For instance, all our experience of radio supports the case for streamed rather than mixed national channels. Does the government favour mixed channels because it wants to try out a system of competitive tendering for the allocation of frequencies and thinks that mixed channels would make this easier? Or has it some knowledge not shared by the rest of us?
What is the timing of introduction of the new national channels and - this is crucial - what frequencies will be released for them by the BBC? Will allocation by competitive tendering really widen listeners' choices? Or is it simply a means to take money out of the industry and of programme services into the Exchequer?
What will the effect of three national channels be on the present ILR services? Can the system of regulation be as 'light' as government claims it will be and still achieve government objectives regarding the maintenance of standards regarding impartiality, balance and decency?
We believe that there will be need for a professional and knowledgeable input into government plans which must come from those who know radio. This means from all who work in the industry and above all from audiences: the answer should not simply be imposed from on high. There should be full consultation about what the public want and how the new opportunities may be added without creating financial disaster or chaos. We believe in an evolutionary rather than a revolutionary approach.
Duplication of Effort [the formation of the new Radio Authority to take over from the IBA]
This is an anti-quango government, so why create a new additional quango to do a job which you conceded has been very well done by the IBA? It will mean all the expense of a new infrastructure, with a new set of officials and a new board of members, duplicating what the IBA already provides. Many of the officials will no doubt be drawn from the highly professional team forming the radio branch of the IBA, who will be paid redundancy money by the IBA to go on to work for the new Radio Authority.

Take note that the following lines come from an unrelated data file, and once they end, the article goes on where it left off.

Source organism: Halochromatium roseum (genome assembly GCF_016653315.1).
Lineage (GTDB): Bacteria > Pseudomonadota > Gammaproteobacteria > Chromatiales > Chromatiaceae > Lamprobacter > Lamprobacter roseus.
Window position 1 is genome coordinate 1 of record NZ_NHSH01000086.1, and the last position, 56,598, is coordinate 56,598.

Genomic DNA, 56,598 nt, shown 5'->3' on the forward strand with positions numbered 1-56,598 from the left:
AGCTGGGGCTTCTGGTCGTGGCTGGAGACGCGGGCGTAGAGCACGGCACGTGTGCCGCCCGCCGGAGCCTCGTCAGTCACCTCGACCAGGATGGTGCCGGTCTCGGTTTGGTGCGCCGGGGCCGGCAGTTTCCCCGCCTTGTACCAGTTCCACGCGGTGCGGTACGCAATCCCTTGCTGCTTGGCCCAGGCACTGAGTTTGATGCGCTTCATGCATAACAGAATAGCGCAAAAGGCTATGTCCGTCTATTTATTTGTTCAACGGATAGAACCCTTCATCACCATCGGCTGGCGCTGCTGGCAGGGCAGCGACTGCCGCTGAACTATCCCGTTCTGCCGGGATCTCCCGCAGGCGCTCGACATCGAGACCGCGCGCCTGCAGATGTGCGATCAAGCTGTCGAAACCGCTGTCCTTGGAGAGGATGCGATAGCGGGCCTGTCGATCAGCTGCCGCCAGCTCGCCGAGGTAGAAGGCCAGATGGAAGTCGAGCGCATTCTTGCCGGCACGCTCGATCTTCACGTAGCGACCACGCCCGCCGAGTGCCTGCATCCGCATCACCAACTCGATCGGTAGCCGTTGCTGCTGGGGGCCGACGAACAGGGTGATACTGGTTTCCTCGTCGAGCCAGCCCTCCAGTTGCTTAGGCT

The political irony is that the IBA, historically, is one of the ingenious creations of British Conservative governments. It was created by the Conservative government of 1954 to break the BBC television monopoly, and this it did brilliantly, setting up the country's first truly regional television system and enriching greatly the choice of British television viewers.
It was chosen by the Conservative government of 1972 to break the BBC radio monopoly and Independent Local Radio was successfully formed and developed. The ILR stations are the first choice for listening in most of the areas they serve.
Then again the IBA was the chosen instrument of a Conservative government for the establishment of Channel 4, commercially funded but charged by parliament with being innovative and catering for minority tastes not previously covered by ITV.
And in 1986 the IBA was asked by the government to choose a contractor for Britain's first venture into the world of direct broadcasting by satellite which will provide viewers with three additional national channels of choice by the autumn of next year.
The IBA is one of those British achievements the rest of the world admires and Britain takes for granted. Britain is the only country in the world to have created a public broadcasting system of quality that is wholly commercially funded, receiving not a penny from the broadcast licence. Today, when technology is widening the range of choice for viewers, people come from all over the world to the IBA to find out how Britain does it.
The IBA contains the most experienced corps of commercial broadcasting regulators in the world. They have shown the professional skill to run different and appropriate regimes for terrestrial television, for local commercial radio and now for direct broadcasting by satellite. In the detailed, practical proposals we have put to the Home Office on its Green Paper on radio, we have shown we have the experience to make separate and distinctive arrangements not only for the new national commercial radio channels but for new community stations, and to run them with a light touch once the new legislation is in place.
The IBA is uniquely placed to organise the difficult and delicate transition for the present ILR stations into the new licensing regime proposed by the government. You s hould not underestimate the risks of financial disaster and chaos if the process is not handled well. Your plans seem to me to be a recipe for uncertainty, delay and dislocation, with an outgoing authority on one hand, and a new authority still to be born and find its feet.
If government and parliament persist in the course currently proposed the IBA will, of course, do everything in its power to ensure that the transition is completed with as little damage as possible. But-is it right to take these risks?
It is perhaps odd that I as an ex-Labour minister should have to remind you that the Conservative philosophy has always claimed to seek change with continuity. The IBA could provide both that change and that continuity.
[Source: IBA. 1987]
History will quite possibly judge that untamed expansion of commercial radio was not the way to increase real choice and diversity in radio listening. [MDS975]